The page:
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$A$ is nowhere dense if $\overline{A}$ has empty interior. Show that $A$ is nowhere dense if and only if every non-empty open set in $(X,T)$ has a non-emtpy subset disjoint from $\overline{A}$.

Attempt:

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Let $A$ be nowhere dense. Then $\overline{A}$ contains no non-empty open set. Let $U$ be open in $(X,T)$. Then we must have $U\cap(X-\overline{A})\neq \emptyset$ or else $\overline{A}$ would contain an open set. So $U\cap(X-\overline{A})=V$ is a non empty subset of $U$ disjoint from $\overline{A}$.

$\rightarrow$ Let every $U$ open have a non empty subset disjoint from $A$. Say $int(\overline{A})$ is not empty and contains a point $x$. Then there must be $V$ such that $x \in V \subset \overline{A}$. But $V$ is open so it must contain a non empty subset disjoint from $A$ so we cannot have such a $V$ or $x$ and so $A$ is nowhere dense.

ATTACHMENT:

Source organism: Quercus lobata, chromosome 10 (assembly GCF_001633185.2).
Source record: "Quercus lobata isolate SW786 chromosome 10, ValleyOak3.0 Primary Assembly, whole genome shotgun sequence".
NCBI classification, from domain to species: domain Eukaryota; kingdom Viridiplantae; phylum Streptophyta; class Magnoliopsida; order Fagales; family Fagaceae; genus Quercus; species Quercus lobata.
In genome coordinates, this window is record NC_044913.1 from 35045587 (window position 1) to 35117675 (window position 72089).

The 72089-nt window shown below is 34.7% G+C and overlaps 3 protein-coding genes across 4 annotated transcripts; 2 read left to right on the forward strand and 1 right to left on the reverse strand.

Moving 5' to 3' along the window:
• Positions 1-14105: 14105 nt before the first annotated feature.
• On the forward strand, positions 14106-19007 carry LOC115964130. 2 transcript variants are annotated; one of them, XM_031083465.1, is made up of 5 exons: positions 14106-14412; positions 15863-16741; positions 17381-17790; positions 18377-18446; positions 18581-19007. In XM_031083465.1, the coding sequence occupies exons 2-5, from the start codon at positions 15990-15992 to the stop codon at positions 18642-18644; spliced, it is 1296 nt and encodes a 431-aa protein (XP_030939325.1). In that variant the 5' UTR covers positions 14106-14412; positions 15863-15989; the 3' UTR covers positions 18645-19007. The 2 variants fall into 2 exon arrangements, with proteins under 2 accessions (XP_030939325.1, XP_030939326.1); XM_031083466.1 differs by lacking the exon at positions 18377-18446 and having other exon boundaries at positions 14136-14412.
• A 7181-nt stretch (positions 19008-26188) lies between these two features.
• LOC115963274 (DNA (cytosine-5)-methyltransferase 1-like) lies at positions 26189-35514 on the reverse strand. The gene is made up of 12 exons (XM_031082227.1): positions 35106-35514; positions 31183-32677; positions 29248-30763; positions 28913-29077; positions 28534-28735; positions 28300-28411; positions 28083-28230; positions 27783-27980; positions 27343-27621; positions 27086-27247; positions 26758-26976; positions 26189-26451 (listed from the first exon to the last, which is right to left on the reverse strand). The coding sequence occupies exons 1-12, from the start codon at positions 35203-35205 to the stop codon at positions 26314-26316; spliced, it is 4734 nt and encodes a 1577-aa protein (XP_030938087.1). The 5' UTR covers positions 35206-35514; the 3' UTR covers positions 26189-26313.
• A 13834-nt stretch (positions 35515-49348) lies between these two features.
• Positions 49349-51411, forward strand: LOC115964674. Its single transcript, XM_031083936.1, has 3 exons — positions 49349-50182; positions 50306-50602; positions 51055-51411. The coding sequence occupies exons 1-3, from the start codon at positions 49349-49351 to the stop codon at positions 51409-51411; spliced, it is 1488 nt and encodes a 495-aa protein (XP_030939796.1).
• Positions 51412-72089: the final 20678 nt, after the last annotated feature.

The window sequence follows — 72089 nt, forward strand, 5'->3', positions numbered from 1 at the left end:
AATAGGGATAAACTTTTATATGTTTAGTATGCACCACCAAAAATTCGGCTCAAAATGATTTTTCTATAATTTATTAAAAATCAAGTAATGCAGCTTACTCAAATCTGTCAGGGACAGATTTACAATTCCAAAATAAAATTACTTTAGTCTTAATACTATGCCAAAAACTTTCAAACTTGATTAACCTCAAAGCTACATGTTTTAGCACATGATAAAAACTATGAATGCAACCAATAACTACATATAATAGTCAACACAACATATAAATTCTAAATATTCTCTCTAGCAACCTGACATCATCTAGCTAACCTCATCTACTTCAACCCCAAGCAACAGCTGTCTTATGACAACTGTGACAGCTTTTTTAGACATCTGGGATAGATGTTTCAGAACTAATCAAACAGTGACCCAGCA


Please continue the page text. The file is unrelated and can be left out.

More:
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  • $\begingroup$ For clarity, $T$ is the topology of open sets in $X$? $\endgroup$ – Robert Shore May 23 at 21:03
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The proof is essentially correct. In the second step you might want to explain why $V$ does not have a non-empty open subset disjoint from $A$, you just claim it (though it is true).

because if $y \in W \subseteq V \subseteq \overline{A}$, then $W$ is an open neighbourhood of a point of $\overline{A}$ and so intersects $A$.

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Your condition for A to be nowhere dense is just that every open set has a point not in the closure of A;in other words that no open non empty set is a subset of the closure of A ,in other words that the closure of A has no (nonempty) interior

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